Currently, most of the universities in the world aim to create and sustain an outstanding and distinctive learning environment for all their students. This is addressed by ensuring a strong, well-designed and dynamically delivered curricular base and by providing a distinctive pedagogical climate, in which the students have to assume an active role. Nevertheless, this is not an easy road to drive considering among other factors, the new generation of students (generation Z) and the significant change that the higher education landscape is undergoing as a result of digital technology.
This notion of active learning was initially defined by Bonwell and Eison (1991) as “anything that involves students in doing things and thinking about the things they are doing”. There is also an hegemonic trend that links active learning with the types of pedagogy that are rooted in constructivism and constructionist and calls for student participation that is not just social, but also meaningful cognitive engagement with the content, both individually and collectively. This often involves (i) purposefully designed learning activities, (ii) situations that draw students into thinking with peers, in small groups, and (iii) the million dollar fact, a motivated and predisposed for learning student. However, what kind of learning activities and/or environments are supposed to be the ones that activate that optimal pedagogical climate for the student to learn and be engaged, even in amotivated or disengaged students?
The rich environments for active learning were introduced by Grabinger and Dunlap (1995) as comprehensive instructional systems that encourage students to develop initiative and responsibility for their own learning within an active context. In addition, (i) promote study and investigation within authentic, realistic, meaningful, relevant, and information-rich contexts; (ii) encourage the growth of student responsibility, initiative, decision-making, and intentional learning; cultivate an atmosphere of knowledge-building learning communities that utilize collaborative learning among students and teachers; (iii) utilize dynamic, interdisciplinary, generative learning activities that promote high-level thinking processes (e.g., analysis, synthesis, problem-solving, experimentation, creativity, and examination of topics from multiple perspectives) to help students integrate new knowledge with old knowledge and thereby create rich and complex knowledge structures; and, (iv) assess student progress in content and learning-to-learn through realistic tasks and performances.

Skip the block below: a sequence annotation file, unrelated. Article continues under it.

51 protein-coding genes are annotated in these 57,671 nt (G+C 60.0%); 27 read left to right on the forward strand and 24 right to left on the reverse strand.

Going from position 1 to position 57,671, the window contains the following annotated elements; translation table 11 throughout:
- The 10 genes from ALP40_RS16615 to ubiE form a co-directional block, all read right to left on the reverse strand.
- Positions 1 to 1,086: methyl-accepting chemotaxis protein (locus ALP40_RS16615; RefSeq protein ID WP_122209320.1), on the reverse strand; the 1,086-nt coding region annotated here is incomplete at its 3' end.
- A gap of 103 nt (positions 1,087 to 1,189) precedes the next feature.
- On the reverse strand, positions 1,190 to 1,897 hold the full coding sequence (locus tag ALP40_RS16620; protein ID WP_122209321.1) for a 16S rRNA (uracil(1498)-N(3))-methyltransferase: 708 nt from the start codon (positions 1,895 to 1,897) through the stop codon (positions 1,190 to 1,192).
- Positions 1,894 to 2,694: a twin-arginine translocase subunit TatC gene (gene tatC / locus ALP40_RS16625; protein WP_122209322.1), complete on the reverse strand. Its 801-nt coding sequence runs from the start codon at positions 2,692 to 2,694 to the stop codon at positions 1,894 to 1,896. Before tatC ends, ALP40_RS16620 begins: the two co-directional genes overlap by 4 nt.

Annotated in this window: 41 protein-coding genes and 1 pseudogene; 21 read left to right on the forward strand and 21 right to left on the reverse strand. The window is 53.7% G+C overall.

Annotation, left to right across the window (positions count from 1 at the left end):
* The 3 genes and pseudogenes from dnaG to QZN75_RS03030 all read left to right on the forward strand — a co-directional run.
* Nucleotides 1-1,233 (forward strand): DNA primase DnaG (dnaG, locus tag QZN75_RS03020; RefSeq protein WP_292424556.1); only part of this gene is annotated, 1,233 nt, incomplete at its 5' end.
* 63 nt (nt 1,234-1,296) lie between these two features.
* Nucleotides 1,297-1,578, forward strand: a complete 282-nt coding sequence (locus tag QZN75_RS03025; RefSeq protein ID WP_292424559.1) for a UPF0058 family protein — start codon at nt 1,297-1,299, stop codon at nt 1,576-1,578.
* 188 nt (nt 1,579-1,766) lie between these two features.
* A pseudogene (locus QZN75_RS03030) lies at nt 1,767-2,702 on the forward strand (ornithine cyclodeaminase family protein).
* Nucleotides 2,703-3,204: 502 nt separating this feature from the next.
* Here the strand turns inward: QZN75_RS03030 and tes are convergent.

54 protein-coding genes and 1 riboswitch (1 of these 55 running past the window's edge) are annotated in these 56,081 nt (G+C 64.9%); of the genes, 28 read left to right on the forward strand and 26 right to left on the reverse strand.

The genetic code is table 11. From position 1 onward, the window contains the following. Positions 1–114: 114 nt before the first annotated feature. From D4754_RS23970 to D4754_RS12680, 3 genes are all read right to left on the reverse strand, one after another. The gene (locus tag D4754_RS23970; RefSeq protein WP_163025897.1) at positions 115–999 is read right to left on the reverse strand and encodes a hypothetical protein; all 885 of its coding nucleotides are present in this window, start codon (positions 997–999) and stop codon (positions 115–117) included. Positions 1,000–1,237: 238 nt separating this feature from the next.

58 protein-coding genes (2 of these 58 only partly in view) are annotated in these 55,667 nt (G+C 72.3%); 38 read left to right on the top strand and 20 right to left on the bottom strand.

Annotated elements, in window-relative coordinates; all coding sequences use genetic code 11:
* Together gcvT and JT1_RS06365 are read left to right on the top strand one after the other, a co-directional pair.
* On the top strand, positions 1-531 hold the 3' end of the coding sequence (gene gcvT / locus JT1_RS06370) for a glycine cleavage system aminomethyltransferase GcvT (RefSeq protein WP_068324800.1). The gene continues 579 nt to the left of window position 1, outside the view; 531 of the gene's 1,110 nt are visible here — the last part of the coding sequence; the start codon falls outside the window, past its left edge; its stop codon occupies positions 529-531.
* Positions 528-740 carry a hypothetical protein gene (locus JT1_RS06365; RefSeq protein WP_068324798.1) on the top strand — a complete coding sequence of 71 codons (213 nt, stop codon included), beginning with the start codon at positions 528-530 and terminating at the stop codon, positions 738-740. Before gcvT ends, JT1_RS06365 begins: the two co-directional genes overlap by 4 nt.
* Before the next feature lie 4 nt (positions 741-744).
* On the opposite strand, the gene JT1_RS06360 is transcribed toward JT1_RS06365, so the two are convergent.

Leading edge successful experiences of implementation of the principles of a rich environment for active learning, as the one of Song et al, (2017), shows for example the utility of integrating popular social networking sites (such as Pinterest) as part of classroom assignments to provide a space in which students can actively explore, design and apply course-related ideas and thus extend their collaboration and informal learning. Currently, research also shows that in order to create an active learning environment it is worthwhile to involve students in creative practices. For example creating an outlet or poster for the reflection on information and further exploration, or reflecting on a tweet thread in a blog commentary in a multimedia format (e.g., a video, combining pictures and language commentary), in a formal assignment or in any other student-preferred medium or artifact of expression. There are also evidences supporting student-generated content (e.g., podcast, infographics, blogs) as a unique learning activity influencing specific cognitive, high-level thinking processes and active learning. My own personal experience with using web-based presentation tools such as Piktochart®, Powtoon® and Genially® has been very powerful in creating a rich environment for active learning and the student response despite the initial resistance along with ongoing support, has been largely positive. The visual below shows the main features of the “mini-challenge” experience I created for the students and how I presented each mini-challenge to them.
Yet, in order to have a “transformative effect” on learning and engagement, and avoid a negative student experience, it is crucial to have a clear idea of what might be achieved through creating active learning environments with the use of digital technology. We need to develop a better understanding of the realities of students’ encounters with digital technology and this approach to learning (see Selwyn, 2016).However, it is extremely important to note that regardless of the learning activity used, it has to be designed carefully, aligned attentively with module learning outcomes and instructional strategies, and after this decide if digital technology could be used to enhance active learning, or not.
Additional Resource: The UL “Engaged Learning” Framework
Antonio Calderon is a Lecturer in Sport Pedagogy for the PESS Department, view his profile here. Antonio’s Email Address: firstname.lastname@example.org.
Antonio’s Twitter: @acalderon_pe